By Tara Guastella
I never thought that fish would be an evolutionary ancestor to humans. Monkeys and chimpanzees, yes—but fish?
It turns out that a certain fish, known as Polypterus and related species, have tiny holes in the top of their head called spiracles. A team of researchers in California recently showed how a small valve opens a bony lid over these spiracles that allows air to be sucked in and pumped out when the fish surface.
Strangely enough those same holes allowing the fish to breathe have modified themselves over time to become Eustachian tubes. Enabling us to hear, these tubes are small passageways on either side of the head that connect the upper part of the throat to the middle ear. They supply fresh air, drain fluid, and keep air pressure between the nose and the ear at a steady level.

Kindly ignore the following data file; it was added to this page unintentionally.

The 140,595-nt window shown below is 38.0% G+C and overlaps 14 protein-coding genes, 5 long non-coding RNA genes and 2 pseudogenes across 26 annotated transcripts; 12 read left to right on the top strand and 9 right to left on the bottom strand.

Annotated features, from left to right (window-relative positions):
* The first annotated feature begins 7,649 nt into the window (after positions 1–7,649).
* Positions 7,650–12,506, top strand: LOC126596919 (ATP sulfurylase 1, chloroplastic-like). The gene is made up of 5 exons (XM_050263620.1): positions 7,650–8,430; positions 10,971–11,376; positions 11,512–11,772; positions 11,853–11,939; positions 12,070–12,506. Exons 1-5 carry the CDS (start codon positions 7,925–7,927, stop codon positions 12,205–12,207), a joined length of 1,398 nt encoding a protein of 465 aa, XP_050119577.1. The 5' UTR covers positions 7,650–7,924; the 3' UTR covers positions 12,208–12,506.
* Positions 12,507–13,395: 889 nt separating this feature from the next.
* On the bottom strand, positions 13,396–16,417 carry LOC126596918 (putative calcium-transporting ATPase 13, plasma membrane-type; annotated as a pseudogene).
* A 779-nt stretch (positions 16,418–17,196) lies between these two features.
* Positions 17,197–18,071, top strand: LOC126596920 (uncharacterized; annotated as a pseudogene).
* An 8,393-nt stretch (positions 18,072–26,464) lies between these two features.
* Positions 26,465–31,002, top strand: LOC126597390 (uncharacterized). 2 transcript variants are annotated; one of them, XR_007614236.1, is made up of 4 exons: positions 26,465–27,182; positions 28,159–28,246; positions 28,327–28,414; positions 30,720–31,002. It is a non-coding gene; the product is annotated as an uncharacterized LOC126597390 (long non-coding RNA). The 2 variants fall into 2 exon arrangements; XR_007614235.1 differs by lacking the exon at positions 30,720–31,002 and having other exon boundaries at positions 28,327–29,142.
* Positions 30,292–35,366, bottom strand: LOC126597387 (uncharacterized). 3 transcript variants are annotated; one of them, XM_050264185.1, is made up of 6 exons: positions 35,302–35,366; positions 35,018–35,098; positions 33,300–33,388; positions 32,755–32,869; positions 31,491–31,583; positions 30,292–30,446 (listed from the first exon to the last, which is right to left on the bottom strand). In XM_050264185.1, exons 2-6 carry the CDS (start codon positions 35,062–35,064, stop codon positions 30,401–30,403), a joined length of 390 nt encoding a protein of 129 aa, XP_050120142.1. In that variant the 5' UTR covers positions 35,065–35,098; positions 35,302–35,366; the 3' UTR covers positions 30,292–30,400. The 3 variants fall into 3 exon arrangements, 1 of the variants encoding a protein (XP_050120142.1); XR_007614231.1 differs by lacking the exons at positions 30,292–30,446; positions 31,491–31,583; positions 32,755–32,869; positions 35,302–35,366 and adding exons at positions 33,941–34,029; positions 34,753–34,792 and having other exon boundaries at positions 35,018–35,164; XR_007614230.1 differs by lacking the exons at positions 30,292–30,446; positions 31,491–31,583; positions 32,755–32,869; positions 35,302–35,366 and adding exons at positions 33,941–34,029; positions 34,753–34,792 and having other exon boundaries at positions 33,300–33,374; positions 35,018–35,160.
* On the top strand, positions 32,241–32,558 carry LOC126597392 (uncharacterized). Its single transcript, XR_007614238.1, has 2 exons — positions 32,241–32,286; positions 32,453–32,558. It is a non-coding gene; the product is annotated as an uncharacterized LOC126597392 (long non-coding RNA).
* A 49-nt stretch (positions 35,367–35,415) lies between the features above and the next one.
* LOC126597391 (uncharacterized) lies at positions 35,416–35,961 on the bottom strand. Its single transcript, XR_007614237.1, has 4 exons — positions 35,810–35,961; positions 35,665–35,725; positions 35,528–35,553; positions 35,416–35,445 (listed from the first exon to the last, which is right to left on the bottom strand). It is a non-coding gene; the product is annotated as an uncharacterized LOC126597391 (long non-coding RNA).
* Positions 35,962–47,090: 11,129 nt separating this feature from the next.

Hearing in early amphibians developed from the spiracles adapting to become the tympanic membrane (also known as the eardrum), a thin cone-shaped membrane that separates the external ear from the middle ear. The tympanic membrane is similar to skin and transmits sound to the brain through the stapes, the tiniest bone in the body.
Interestingly, the stapes evolved from a long bone, known as the hyomandibular bone, that braced the lower jaws of sharks and other early jawed fish. This bone eventually shrank in size to form the stapes.
The other two inner ear bones alongside the stapes—the malleus and the incus—also formed from bones that braced the articulation of the upper and lower jaws. These bones decreased in size and became restricted to the inner ear. So, these three little bones that enable us to hear derived from the larger jaw bones of ancient fish.
If not for the evolutionary experiments of these prehistoric fish breathing air through the top of their heads, humans may never have evolved a keen sense of hearing.
Now that you know how our hearing evolved, learn more about how hearing works and how the human ear processes sound. Watch our captioned How Hearing Works video.